“Hello?” Astronomers discover 25 mysterious repeating radio signals from deep space

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According to Universe Today, a group of astronomers has found 25 fast radio bursts (FRBs), which are enigmatic and very powerful radio wave pulses that recur in intricate patterns.

In data collected between 2019 and 2021 by the Canadian Hydrogen Intensity Mapping Experiment (CHIME) radio observatory in British Columbia, Canada, scientists were able to spot the recurring FRBs.

Astronomers have been attempting to understand the origin of the puzzling phenomena since the first FRB was discovered back in 2007. We still don’t know why they happen, but some speculate that pulsars, which are extremely magnetically charged neutron stars, could be the cause.

The fresh information will probably only temporarily deepen the enigma. However, it could also advance our search for a solution.

Ziggy Pleunis, a postdoctoral researcher at the University of Toronto, and his colleagues used an algorithm to search a previously constructed sample catalog of FRBs, which includes more than 500 identified events by CHIME , and found 25 additional recurring sources.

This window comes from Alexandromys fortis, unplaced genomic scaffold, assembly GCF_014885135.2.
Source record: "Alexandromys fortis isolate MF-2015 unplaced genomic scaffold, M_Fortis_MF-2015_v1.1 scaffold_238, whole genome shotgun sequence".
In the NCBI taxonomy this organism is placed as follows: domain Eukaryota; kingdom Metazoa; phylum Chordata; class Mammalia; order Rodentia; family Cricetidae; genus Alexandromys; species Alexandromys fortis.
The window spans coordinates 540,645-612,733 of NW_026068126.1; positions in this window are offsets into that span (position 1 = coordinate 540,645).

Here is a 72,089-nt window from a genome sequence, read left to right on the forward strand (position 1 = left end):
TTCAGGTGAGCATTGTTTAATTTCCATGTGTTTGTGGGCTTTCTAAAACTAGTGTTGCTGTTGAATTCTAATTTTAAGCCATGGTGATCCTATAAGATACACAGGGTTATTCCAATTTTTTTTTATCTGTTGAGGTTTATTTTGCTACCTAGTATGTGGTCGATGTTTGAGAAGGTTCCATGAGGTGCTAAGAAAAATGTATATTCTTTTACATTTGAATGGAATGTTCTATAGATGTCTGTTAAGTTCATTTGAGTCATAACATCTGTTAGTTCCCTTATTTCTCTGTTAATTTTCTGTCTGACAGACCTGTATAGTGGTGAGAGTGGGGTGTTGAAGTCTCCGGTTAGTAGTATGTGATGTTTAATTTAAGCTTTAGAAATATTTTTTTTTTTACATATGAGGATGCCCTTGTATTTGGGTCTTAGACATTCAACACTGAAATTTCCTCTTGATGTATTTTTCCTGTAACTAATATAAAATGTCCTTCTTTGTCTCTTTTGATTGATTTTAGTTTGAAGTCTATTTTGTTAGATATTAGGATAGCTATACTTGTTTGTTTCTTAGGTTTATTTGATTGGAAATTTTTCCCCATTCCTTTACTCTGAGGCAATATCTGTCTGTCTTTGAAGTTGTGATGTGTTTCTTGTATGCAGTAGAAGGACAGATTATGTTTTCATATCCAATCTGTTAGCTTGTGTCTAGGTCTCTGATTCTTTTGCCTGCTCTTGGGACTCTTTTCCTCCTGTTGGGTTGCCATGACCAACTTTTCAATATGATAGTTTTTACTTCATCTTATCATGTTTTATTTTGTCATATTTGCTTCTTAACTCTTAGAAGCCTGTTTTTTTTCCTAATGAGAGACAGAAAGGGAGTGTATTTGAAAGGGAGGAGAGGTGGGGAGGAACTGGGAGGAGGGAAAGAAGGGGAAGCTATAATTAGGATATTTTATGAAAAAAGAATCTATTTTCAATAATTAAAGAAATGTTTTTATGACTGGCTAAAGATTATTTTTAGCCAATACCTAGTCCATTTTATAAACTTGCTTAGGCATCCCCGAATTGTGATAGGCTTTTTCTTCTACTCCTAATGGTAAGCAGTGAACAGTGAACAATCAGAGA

According to Universe Today, just 29 of the 1,000 FRBs discovered so far have been confirmed to be repeating, thus the new data may roughly treble the number of repeating FRBs that are now known.

Only around 2.6 percent of the rapid radio bursts that we detect recur, according to a rigorous tally of all of our bursts and the repeating sources, Pleunis told the outlet. “For many of the new sources we have detected only a few bursts, which makes the sources quite inactive. Almost as inactive as the sources that we have only seen once.”

Although many sources are not highly active, it is probable that all rapid radio burst sources may ultimately reoccur, he said.

Many of these recurring patterns continue to be incredibly difficult to categorize, which makes them even more elusive.

We could eventually learn the answers, however, as scientists amass a constantly growing record of these bursts and some very big radio telescopes, like the Australian Square Kilometer Array Observatory, are being constructed.

Reference(s): UniverseToday

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